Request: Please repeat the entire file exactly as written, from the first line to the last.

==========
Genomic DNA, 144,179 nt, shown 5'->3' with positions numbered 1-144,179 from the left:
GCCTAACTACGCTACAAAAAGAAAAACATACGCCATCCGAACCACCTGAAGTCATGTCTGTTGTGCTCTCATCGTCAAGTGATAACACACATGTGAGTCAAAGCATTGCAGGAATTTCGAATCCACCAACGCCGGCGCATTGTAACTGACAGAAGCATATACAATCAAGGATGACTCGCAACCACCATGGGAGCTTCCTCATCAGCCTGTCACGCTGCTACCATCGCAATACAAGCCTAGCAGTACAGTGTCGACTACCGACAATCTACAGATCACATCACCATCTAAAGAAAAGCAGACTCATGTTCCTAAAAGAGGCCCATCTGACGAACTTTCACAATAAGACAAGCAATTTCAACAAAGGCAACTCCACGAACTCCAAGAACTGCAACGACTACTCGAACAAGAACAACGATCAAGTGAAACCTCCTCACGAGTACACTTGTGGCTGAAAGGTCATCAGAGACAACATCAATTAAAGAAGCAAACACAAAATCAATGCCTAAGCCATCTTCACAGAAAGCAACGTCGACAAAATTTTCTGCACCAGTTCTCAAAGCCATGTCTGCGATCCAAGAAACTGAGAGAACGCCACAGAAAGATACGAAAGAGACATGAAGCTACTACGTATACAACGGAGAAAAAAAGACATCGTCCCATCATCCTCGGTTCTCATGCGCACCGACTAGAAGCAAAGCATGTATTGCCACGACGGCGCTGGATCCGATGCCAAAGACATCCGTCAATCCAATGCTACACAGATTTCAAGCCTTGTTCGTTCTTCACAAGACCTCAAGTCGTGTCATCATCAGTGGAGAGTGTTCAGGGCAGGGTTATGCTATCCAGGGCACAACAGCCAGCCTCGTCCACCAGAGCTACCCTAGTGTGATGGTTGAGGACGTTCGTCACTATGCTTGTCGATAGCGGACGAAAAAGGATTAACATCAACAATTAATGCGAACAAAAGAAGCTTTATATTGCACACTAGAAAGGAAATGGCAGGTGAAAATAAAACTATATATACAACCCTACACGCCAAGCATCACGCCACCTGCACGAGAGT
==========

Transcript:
Genomic DNA, 144,179 nt, shown 5'->3' with positions numbered 1-144,179 from the left:
GCCTAACTACGCTACAAAAAGAAAAACATACGCCATCCGAACCACCTGAAGTCATGTCTGTTGTGCTCTCATCGTCAAGTGATAACACACATGTGAGTCAAAGCATTGCAGGAATTTCGAATCCACCAACGCCGGCGCATTGTAACTGACAGAAGCATATACAATCAAGGATGACTCGCAACCACCATGGGAGCTTCCTCATCAGCCTGTCACGCTGCTACCATCGCAATACAAGCCTAGCAGTACAGTGTCGACTACCGACAATCTACAGATCACATCACCATCTAAAGAAAAGCAGACTCATGTTCCTAAAAGAGGCCCATCTGACGAACTTTCACAATAAGACAAGCAATTTCAACAAAGGCAACTCCACGAACTCCAAGAACTGCAACGACTACTCGAACAAGAACAACGATCAAGTGAAACCTCCTCACGAGTACACTTGTGGCTGAAAGGTCATCAGAGACAACATCAATTAAAGAAGCAAACACAAAATCAATGCCTAAGCCATCTTCACAGAAAGCAACGTCGACAAAATTTTCTGCACCAGTTCTCAAAGCCATGTCTGCGATCCAAGAAACTGAGAGAACGCCACAGAAAGATACGAAAGAGACATGAAGCTACTACGTATACAACGGAGAAAAAAAGACATCGTCCCATCATCCTCGGTTCTCATGCGCACCGACTAGAAGCAAAGCATGTATTGCCACGACGGCGCTGGATCCGATGCCAAAGACATCCGTCAATCCAATGCTACACAGATTTCAAGCCTTGTTCGTTCTTCACAAGACCTCAAGTCGTGTCATCATCAGTGGAGAGTGTTCAGGGCAGGGTTATGCTATCCAGGGCACAACAGCCAGCCTCGTCCACCAGAGCTACCCTAGTGTGATGGTTGAGGACGTTCGTCACTATGCTTGTCGATAGCGGACGAAAAAGGATTAACATCAACAATTAATGCGAACAAAAGAAGCTTTATATTGCACACTAGAAAGGAAATGGCAGGTGAAAATAAAACTATATATACAACCCTACACGCCAAGCATCACGCCACCTGCACGAGAGT